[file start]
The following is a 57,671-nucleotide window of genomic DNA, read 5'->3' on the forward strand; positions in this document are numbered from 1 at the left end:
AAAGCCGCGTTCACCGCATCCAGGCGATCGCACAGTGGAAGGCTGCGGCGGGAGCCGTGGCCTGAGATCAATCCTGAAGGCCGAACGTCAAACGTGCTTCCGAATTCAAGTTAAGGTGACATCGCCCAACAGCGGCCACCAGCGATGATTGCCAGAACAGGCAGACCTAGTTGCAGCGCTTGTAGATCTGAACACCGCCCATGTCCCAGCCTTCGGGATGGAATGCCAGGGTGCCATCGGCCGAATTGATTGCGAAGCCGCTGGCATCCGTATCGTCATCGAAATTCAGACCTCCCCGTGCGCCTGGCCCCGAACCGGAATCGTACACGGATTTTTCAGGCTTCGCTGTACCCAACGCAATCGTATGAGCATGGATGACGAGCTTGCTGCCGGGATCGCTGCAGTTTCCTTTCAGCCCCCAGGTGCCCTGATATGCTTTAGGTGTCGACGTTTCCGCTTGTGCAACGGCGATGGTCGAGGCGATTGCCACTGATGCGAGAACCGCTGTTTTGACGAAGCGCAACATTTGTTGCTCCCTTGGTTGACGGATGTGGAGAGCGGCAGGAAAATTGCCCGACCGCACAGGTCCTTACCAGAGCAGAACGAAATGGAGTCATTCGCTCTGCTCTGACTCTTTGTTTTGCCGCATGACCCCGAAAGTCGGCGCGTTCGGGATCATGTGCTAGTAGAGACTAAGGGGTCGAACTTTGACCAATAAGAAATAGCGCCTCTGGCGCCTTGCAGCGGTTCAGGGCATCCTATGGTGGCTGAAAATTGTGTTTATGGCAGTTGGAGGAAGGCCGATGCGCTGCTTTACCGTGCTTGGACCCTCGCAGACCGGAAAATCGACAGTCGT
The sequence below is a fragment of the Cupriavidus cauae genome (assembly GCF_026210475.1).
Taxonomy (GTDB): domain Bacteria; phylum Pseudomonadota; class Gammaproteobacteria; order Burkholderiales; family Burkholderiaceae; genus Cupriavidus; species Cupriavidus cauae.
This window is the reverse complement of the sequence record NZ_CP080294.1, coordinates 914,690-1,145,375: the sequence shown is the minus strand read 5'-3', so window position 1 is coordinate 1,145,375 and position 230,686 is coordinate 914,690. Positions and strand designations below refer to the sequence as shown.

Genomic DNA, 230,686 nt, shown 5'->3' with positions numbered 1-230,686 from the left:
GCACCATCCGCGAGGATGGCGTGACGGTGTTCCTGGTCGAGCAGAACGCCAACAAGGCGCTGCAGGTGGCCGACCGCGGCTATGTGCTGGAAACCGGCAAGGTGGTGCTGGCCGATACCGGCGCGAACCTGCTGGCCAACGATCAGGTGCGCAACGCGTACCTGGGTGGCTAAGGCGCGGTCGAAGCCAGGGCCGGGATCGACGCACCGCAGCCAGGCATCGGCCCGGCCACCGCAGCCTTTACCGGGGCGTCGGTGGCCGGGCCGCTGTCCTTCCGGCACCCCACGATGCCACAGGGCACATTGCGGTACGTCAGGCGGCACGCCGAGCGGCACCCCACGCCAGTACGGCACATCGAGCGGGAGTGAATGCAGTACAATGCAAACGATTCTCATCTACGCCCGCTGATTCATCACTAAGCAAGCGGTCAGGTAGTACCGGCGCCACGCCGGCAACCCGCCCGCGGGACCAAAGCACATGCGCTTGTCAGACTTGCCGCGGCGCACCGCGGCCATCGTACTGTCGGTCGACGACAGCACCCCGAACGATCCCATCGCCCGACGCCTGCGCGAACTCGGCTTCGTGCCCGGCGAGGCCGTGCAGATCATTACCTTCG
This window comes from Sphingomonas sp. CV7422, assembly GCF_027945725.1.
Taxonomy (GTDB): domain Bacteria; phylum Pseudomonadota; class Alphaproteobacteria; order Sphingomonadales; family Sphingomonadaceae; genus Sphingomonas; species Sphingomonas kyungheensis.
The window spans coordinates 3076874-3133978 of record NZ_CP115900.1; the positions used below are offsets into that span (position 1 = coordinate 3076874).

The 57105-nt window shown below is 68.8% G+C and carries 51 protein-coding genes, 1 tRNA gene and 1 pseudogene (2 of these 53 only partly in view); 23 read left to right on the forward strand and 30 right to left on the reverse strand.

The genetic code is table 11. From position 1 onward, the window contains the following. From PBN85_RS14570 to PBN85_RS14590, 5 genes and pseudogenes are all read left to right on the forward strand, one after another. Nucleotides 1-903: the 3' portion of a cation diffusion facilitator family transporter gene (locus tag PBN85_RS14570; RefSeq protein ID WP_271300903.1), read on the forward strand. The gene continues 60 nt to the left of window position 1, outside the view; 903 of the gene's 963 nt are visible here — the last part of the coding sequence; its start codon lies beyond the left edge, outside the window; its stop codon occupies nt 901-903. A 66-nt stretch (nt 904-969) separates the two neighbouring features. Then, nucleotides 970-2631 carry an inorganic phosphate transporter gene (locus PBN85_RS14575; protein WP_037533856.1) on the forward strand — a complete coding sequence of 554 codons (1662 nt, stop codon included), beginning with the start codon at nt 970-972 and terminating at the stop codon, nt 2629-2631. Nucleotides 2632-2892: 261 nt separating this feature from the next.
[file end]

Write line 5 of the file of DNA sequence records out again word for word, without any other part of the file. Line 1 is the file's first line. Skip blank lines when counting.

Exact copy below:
This window is the reverse complement of the sequence record NZ_CP080294.1, coordinates 914,690-1,145,375: the sequence shown is the minus strand read 5'-3', so window position 1 is coordinate 1,145,375 and position 230,686 is coordinate 914,690. Positions and strand designations below refer to the sequence as shown.